Unpaid Internships: Valuable Experience or Exploitation?

Like most of us in PILF, you have probably had an unpaid summer internship–in fact, like most students, you have probably had more than one.  And as students pursuing careers in public interest, most of us have accepted our fate and willingly apply for these (often highly competitive) unpaid positions.  Yet some have questioned whether it is fair for employers to hire students for free. In fact, some feel that most internships violate federal law and flout Labor Department rules.  The New York Times had a lively discussion of the issue this week, and it left us wondering, DO unpaid internships exploit college students? Should it matter whether the employer is a non-profit versus a for-profit entity? What about a government organization?  Should the government step in and do something? Read the discussion and share your thoughts.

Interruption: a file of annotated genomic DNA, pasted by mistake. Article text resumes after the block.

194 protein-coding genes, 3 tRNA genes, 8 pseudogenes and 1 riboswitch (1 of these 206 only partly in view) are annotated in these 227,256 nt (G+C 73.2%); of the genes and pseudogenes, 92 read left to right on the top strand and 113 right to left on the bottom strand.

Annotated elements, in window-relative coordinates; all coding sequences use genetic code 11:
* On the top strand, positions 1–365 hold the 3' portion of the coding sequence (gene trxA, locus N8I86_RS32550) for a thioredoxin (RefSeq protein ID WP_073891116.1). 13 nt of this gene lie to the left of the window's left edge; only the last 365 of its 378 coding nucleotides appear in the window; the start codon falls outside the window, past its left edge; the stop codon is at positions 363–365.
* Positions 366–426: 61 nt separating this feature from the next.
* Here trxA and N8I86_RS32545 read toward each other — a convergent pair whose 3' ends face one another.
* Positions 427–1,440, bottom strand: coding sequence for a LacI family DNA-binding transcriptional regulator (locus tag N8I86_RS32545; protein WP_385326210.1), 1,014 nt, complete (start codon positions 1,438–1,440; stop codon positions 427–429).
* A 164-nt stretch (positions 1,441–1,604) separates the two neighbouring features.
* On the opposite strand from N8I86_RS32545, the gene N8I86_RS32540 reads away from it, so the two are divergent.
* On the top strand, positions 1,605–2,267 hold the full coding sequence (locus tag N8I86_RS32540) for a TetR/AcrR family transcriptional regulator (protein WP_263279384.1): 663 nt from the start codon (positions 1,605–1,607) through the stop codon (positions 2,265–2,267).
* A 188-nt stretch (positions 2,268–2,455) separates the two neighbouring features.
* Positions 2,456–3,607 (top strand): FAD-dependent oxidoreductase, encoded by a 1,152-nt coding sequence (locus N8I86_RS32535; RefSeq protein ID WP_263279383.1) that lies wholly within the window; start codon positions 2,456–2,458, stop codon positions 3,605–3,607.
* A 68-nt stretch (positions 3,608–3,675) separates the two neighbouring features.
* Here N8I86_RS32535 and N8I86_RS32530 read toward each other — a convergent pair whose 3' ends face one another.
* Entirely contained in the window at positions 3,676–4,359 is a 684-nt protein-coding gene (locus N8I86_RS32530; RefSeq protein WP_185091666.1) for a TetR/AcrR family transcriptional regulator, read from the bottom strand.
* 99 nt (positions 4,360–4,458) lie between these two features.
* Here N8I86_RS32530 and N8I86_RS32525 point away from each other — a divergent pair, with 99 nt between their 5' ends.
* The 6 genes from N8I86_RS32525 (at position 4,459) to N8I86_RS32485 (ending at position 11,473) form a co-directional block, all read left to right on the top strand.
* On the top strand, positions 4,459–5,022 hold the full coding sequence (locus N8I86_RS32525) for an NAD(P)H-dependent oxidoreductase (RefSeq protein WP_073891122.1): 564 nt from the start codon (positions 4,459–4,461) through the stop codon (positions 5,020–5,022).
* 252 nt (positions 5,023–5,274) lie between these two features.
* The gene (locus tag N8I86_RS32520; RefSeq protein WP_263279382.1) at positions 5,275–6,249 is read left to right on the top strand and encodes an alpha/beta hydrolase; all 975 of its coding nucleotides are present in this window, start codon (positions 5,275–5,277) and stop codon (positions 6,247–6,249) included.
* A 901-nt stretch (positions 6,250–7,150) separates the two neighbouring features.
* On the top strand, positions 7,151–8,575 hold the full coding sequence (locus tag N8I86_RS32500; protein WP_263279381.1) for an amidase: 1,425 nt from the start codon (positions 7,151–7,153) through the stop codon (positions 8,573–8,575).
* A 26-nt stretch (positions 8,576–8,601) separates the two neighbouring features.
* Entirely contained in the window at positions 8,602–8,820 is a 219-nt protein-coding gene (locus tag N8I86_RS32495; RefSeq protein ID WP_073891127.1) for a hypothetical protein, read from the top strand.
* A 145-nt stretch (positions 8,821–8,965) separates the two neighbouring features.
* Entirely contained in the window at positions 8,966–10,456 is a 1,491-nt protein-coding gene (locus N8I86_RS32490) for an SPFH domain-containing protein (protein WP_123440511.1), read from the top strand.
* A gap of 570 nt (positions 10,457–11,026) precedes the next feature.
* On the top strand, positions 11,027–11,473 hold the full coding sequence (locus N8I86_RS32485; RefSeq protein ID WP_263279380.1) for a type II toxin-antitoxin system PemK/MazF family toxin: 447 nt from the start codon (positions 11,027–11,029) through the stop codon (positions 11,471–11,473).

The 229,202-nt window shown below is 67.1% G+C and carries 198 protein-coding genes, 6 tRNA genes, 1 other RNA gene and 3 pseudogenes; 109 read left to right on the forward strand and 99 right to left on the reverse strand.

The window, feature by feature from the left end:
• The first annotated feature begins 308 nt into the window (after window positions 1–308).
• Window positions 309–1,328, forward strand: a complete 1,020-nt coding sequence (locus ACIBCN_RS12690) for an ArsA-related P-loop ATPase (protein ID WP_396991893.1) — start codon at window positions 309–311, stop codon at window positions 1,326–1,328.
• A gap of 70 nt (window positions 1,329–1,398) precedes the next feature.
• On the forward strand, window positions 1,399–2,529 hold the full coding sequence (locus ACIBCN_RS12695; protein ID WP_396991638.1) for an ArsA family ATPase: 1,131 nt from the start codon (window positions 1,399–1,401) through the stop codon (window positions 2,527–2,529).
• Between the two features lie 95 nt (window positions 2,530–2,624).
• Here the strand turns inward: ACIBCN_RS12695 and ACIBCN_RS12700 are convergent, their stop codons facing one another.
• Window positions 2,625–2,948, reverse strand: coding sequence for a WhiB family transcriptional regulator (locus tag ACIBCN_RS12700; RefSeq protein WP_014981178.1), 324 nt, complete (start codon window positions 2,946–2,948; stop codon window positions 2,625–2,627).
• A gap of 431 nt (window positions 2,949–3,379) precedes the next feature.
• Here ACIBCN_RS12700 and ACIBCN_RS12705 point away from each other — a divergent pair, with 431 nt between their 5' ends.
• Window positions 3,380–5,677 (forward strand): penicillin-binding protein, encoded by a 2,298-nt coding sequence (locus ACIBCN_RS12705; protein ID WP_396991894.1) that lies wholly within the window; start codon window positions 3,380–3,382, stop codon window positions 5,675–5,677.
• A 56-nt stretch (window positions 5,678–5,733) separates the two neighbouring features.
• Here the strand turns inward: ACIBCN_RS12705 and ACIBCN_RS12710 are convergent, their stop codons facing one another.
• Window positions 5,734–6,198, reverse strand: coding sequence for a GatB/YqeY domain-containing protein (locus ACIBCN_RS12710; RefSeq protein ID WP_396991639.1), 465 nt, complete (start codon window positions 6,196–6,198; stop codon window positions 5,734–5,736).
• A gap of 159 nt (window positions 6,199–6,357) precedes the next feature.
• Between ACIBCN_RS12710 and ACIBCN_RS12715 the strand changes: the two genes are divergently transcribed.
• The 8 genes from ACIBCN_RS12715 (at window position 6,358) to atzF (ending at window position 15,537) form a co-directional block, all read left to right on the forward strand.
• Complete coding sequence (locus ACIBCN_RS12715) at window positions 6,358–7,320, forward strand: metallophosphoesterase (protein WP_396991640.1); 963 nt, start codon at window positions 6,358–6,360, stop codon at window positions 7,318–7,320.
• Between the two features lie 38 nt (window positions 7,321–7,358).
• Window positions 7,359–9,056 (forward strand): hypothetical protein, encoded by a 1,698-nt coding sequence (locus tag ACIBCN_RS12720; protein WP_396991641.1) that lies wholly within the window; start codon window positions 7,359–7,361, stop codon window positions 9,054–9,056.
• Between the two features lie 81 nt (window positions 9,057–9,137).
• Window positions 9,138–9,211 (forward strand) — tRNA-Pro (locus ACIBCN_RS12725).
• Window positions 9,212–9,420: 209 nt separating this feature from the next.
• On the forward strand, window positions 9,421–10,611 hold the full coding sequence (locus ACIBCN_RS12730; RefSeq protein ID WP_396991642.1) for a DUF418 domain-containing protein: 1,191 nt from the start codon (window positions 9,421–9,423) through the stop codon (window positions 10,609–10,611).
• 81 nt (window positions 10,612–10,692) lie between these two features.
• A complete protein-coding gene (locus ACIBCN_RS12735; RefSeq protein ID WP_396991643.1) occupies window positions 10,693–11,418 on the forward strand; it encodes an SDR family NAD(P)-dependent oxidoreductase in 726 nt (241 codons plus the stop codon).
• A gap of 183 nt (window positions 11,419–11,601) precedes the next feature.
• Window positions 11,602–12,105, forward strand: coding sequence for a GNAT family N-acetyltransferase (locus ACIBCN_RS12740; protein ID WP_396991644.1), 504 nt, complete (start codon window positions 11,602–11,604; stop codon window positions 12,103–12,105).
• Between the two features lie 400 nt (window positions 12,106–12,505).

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One thought on “Unpaid Internships: Valuable Experience or Exploitation?

  1. From a personal standpoint, unpaid internships seem like the lesser of two evils: if companies have to choose between not hiring interns at all, or hiring unpaid interns, I’d obviously prefer to have unpaid opportunities. But the NYT article pointed out a lot of broader effects I hadn’t considered that make me think maybe the government should step in.

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